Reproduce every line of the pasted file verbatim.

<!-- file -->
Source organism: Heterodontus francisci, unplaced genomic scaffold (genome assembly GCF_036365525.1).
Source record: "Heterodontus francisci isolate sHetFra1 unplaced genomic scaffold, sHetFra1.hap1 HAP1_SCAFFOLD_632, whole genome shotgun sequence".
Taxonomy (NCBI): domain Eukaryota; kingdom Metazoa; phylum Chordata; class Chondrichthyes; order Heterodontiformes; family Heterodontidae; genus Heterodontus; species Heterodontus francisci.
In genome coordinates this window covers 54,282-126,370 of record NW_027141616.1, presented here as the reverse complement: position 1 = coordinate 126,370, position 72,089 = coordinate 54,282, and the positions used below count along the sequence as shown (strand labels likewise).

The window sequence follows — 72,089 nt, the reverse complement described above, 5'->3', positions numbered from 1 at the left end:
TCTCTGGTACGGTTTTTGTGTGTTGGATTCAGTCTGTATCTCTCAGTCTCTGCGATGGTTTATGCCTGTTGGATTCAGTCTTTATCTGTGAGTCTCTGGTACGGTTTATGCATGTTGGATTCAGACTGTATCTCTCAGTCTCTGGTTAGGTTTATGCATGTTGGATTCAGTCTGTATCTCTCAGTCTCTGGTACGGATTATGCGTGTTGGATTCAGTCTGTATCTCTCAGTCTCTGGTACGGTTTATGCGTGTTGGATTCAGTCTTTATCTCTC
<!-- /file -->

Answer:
Source organism: Heterodontus francisci, unplaced genomic scaffold (genome assembly GCF_036365525.1).
Source record: "Heterodontus francisci isolate sHetFra1 unplaced genomic scaffold, sHetFra1.hap1 HAP1_SCAFFOLD_632, whole genome shotgun sequence".
Taxonomy (NCBI): domain Eukaryota; kingdom Metazoa; phylum Chordata; class Chondrichthyes; order Heterodontiformes; family Heterodontidae; genus Heterodontus; species Heterodontus francisci.
In genome coordinates this window covers 54,282-126,370 of record NW_027141616.1, presented here as the reverse complement: position 1 = coordinate 126,370, position 72,089 = coordinate 54,282, and the positions used below count along the sequence as shown (strand labels likewise).

The window sequence follows — 72,089 nt, the reverse complement described above, 5'->3', positions numbered from 1 at the left end:
TCTCTGGTACGGTTTTTGTGTGTTGGATTCAGTCTGTATCTCTCAGTCTCTGCGATGGTTTATGCCTGTTGGATTCAGTCTTTATCTGTGAGTCTCTGGTACGGTTTATGCATGTTGGATTCAGACTGTATCTCTCAGTCTCTGGTTAGGTTTATGCATGTTGGATTCAGTCTGTATCTCTCAGTCTCTGGTACGGATTATGCGTGTTGGATTCAGTCTGTATCTCTCAGTCTCTGGTACGGTTTATGCGTGTTGGATTCAGTCTTTATCTCTC